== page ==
Implementing and Managing a Capital Campaign* in Your Church


Believe it or not, the Bible has excellent advice even for fundraising.  There are many passages and texts that refer to the benefits of generosity, and many regarding how to invite financial support. 

Consider this example of a capital campaign, found in I Chronicles 29: 1-17  (NIV), when the temple in Jerusalem was built. This was a massive undertaking for the Israelites, but they had the best campaign manager possible—the Lord himself!

Here are the steps they took:

1.    The “kingdom” (i.e., the church, institution or organization) invests in the campaign and budgets for it.

  1. The “kingdom” practices good stewardship.

  2. The king (i.e., the leadership—the pastor, board chair, or executive director if its s church-related organization) gives personally.

  3. Those central to the organization gave (i.e., church staff, lay leaders in the church)

  4. The campaign is made public and donors (church members including children, other publics) are enthused.

  5. They give when asked.

By following these basic rules, which are reflected in today’s professional best practices for capital campaigns, churches can move ahead with successful campaigns.  First, let’s consider preparation steps:

1.     Preparation is the key to success.  Some experts state that a capital campaign is 80% preparation and 20% asking for the funds.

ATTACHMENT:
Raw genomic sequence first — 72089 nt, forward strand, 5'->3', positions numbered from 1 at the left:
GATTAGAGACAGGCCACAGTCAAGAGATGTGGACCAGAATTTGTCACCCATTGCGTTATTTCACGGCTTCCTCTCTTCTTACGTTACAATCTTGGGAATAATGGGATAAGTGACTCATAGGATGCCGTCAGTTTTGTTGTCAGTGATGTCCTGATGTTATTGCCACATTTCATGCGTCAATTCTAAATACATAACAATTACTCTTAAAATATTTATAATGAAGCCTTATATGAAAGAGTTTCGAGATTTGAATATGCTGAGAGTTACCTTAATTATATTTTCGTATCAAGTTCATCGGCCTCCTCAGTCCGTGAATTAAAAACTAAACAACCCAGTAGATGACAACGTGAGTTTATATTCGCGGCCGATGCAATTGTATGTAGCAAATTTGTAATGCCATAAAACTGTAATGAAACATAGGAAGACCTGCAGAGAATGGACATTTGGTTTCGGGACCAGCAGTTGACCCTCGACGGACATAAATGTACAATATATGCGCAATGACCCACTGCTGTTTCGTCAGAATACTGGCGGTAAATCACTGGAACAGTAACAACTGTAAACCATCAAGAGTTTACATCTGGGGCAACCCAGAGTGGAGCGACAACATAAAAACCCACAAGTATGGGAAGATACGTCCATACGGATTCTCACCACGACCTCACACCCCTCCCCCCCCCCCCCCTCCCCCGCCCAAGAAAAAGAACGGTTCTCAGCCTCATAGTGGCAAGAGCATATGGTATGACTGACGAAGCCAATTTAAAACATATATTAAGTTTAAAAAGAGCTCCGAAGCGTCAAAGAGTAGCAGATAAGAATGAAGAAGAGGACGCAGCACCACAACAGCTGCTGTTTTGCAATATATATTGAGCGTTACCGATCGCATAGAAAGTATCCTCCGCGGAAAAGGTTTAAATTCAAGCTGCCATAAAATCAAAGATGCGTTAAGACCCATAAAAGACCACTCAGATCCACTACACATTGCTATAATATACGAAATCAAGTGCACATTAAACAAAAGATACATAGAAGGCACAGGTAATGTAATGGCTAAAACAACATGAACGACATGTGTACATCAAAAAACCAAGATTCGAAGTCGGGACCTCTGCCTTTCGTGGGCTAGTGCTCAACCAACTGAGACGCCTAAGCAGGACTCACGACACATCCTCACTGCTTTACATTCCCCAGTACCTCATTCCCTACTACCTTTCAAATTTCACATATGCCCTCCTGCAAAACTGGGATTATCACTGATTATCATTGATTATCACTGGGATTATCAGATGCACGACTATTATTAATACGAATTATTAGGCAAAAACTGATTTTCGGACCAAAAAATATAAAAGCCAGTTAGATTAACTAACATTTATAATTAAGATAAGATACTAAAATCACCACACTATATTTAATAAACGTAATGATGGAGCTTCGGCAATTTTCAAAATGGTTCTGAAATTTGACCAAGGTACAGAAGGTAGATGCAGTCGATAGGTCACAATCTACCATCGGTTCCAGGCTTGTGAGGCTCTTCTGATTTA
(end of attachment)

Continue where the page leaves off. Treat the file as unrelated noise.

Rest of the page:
2.     Good stewardship should be in place, i.e., church members are generous and involved in the financial health of their church.

3.     Campaign feasibility should be determined.  Is the goal reasonable? Have donors who are willing and ready to give been identified and is there internal agreement about the campaign?  Generally it’s advisable to engage a consultant to conduct a feasibility study. Since these are expensive, at times objective steps can be taken to determine what’s possible and reasonable (PSI can provide counsel on these steps).

Steps to implementing a campaign:

1.     When feasibility has been determined and infrastructure strategies are in place (i.e., a good reporting system, a database for recording donations and donor information, policies for the campaign (such as naming opportunities), develop a campaign plan.

2.     Involve the core committee, whether it’s special fundraising committee, development committee of the board, or another small group that ultimately manages the campaign.  One person should be in charge of coordinating the efforts.  This could be the responsibility of a church staff member or a responsible volunteer with sufficient time to handle the details.

3.     Develop timely announcements to the church body. Expand the committee structure to have sub-committees and therefore divide up the work as well as opportunities for involvement and ownership of the campaign.

4.     Invite those who can make significant gifts to be the first to donate.  Conventional wisdom says that approximately 50% of the goal should be in hand before the campaign is officially kicked off.  In a church this can’t be a “silent” phase, as in most other organizations, but much background work can still be done until an official opening of the campaign.

5.     Keep good records, be sure to thank donors (yes, at this point church members are donors!) immediately, develop appropriate recognition and keep reporting to the church body.